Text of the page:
Employees are humans and, as humans, we are all unique. We have our own quirks, unique behaviours and working styles. No wonder so many leaders and HR professionals are often left scratching their heads on how they can make everyone happy. Pleasing everyone isn’t easy.
The good news is that there is one thing that bridges those behavioural and generational gaps from X to the M to the Zee – we all love to play. At the route of every human, in our core is that child who is fascinated with shapes, colours and the beauty of just being playful and silly for silly sake. This is why playing games is now something more and more businesses are utilising as a tool for improving employee engagement, boosting employee morale and generally, creating a happier workforce.
We spoke to award winning and globally recognised leader in gamification consultancy and CEO of GAMIFICATION+ Pete Jenkins, who is incidentally also Chair of Gamification Europe & Entrepreneur in Residence at the University of Brighton – dontcha know! Impressive stuff.
What is gamification exactly?
The generally accepted definition is that “Gamification is the use of design techniques from games in a business context or some other non-game contexts.” (Werbach, 2013). That doesn’t explain why you would use gamification though.
I see gamification as a way to apply game mechanics to increase someone’s engagement with a process, so that you get more of the behaviour you desire from that someone. One definition that describes what we do for companies more accurately is that gamification is “the use of game design metaphors to create more game-like experiences”.
Good gamification, that is design that is understood by the people applying it rather than the traditional Points, Badges & Leaderboards, is also about understanding why certain game mechanics are so engaging and fun. That includes knowing how to choose which game techniques we should be using in any given situation.
It is based upon existing theories from motivational psychology, behavioural economics, user experience design, game design and more. Importantly, gamification gives us a practical framework that enables us to easily apply these psychological theories to a business or process.
How does gamification boost employee morale?
You can boost employee morale in big ways by making sure your team has the right players. By applying gamified principals to the recruitment process you can measure your potential employees’ reaction to circumstances they might expect on the job. By using games, rather than things like psychometric tests you get a real feel for how the recruit might fit into the team. Better team morale if everyone works well together.
What other benefits are there to gamification at work?
Games give employees a safe space to fail. Upping engagement by making the employees more likely to try things that in another environment would result in a ‘failure.’
Gamified onboarding process can give employees deeper feeling of belonging into the company including shared values. Games work well at connecting people, easing anxiety between people in different roles.
How widely has gamification been adopted in the workplace in the UK?
Gamification was on Gartner’s emerging technologies curve until 2014. It’s not been seen since then. We can assume we are emerging into the plateau of productivity. This is reflected by Marigo Raftopoulos’s slides from our recent conference in Amsterdam, where he highlights a dip in uptake and claims the industry has ‘dropped the ball’. At this point it’s quite hard to measure the adoption, but Marigo’s work is excellent.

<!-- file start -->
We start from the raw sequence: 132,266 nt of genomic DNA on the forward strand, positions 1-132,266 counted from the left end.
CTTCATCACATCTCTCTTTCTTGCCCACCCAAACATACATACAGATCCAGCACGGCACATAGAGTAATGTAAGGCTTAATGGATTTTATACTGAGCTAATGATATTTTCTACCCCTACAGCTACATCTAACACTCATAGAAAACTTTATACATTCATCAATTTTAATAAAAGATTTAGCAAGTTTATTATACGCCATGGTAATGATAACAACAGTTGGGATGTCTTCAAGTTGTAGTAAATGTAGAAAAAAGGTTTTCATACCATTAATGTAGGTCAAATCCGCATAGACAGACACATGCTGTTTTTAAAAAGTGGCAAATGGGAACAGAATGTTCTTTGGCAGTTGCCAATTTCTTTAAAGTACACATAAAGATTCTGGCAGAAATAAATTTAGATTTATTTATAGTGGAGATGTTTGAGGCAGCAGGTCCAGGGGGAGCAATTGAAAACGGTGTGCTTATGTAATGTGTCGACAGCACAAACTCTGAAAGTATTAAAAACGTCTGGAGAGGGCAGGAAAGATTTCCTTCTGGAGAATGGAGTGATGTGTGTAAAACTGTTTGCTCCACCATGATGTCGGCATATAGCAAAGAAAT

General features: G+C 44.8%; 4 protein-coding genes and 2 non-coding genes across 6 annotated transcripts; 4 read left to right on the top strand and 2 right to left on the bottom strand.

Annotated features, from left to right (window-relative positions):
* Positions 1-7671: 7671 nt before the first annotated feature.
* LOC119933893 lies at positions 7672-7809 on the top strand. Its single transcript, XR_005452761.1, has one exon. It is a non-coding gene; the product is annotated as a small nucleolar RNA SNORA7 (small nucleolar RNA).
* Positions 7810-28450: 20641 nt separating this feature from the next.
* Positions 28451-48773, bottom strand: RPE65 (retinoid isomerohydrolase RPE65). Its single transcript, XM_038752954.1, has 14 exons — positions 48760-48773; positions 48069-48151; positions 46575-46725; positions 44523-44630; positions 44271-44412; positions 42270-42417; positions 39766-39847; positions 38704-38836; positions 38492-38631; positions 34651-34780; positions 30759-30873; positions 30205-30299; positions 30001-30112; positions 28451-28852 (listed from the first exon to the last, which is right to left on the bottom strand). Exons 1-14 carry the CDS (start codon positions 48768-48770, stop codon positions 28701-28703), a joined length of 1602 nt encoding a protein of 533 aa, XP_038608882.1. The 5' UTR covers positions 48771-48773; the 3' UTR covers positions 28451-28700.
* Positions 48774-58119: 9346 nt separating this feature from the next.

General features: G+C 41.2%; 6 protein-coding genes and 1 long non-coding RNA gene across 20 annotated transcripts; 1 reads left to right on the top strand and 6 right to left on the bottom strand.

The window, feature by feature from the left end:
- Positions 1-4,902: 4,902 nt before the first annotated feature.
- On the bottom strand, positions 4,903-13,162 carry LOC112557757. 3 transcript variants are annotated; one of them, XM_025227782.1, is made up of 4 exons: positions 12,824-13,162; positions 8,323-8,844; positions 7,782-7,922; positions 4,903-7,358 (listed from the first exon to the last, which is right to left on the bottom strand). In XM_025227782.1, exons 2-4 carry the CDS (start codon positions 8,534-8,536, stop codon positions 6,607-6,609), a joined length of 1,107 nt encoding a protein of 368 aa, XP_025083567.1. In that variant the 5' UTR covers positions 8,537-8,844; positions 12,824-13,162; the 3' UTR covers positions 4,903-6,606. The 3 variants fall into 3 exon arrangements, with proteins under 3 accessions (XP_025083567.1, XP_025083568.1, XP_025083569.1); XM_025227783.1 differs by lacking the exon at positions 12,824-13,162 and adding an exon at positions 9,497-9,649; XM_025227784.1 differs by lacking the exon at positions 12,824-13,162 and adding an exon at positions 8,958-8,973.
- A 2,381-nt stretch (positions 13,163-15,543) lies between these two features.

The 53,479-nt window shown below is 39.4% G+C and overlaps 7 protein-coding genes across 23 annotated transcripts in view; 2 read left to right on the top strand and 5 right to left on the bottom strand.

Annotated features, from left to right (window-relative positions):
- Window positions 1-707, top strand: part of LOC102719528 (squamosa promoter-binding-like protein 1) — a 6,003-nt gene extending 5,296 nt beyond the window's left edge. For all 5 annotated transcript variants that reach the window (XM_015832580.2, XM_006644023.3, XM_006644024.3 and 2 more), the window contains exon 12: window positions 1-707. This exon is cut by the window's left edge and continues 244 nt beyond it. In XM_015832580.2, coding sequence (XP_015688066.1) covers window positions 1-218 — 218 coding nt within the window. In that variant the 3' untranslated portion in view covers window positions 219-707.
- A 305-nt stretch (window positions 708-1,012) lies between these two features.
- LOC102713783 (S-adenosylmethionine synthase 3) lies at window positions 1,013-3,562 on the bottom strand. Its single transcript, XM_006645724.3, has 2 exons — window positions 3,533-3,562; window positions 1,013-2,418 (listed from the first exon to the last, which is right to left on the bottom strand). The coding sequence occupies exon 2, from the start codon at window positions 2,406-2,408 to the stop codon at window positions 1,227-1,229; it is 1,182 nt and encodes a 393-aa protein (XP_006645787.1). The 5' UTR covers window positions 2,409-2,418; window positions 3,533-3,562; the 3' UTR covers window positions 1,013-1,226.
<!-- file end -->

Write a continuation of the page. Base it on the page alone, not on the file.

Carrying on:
Why has there been a dip in uptake on gamification in the workplace?
The main issue is the lack of input from leadership, who struggle to prove any tangible link between gamification and meeting core HR objectives like improving employee engagement or reducing employee turnover. We hope that as more and more employers prove it works and can offer case study examples of it working, the more awareness there will be on the benefits of gamification in the workplace. What is important to highlight, is that gamification does need to be done well to achieve any benefits. Bad gamification design could have the opposite impact, so choosing the right partners to work with to create truly immersive and effective gaming experiences is really important.
How can employers get started with implementing gamification in the workplace?
At GAMIFICATION+ we help businesses in a variety of ways from training and support to help them implement gamification or designing a solution that works for one specific challenge, such as employee training, or a full end-to-end solution.
Do employers need to create their own games to get started?
There’s no need to spend thousands on creating a unique game for your business. If you want to test out the concept or get started quickly, there are plenty of existing games out there you can leverage. For example, you can book escape rooms for team building days or have a mobile VR gaming experience or AR street game, like Operation Mindfall, for specific events or one-off team building exercises.
Are you game for gamification at work?
Well, we can’t argue with any of that. Any reason to game at work is good by us. Question is though, are you brave enough to give it a go? Or persuade the boss? If you’re not quite ready for an all-out custom made solution we can customise our AR street game Operation Mindfall for large groups and even bring it to the office.
Find out more about Operation Mindfall or get in touch to find out how we can make it work for your business. For more team building ideas you can also read our blog ‘5 unusual group activities that won’t make you yawn’.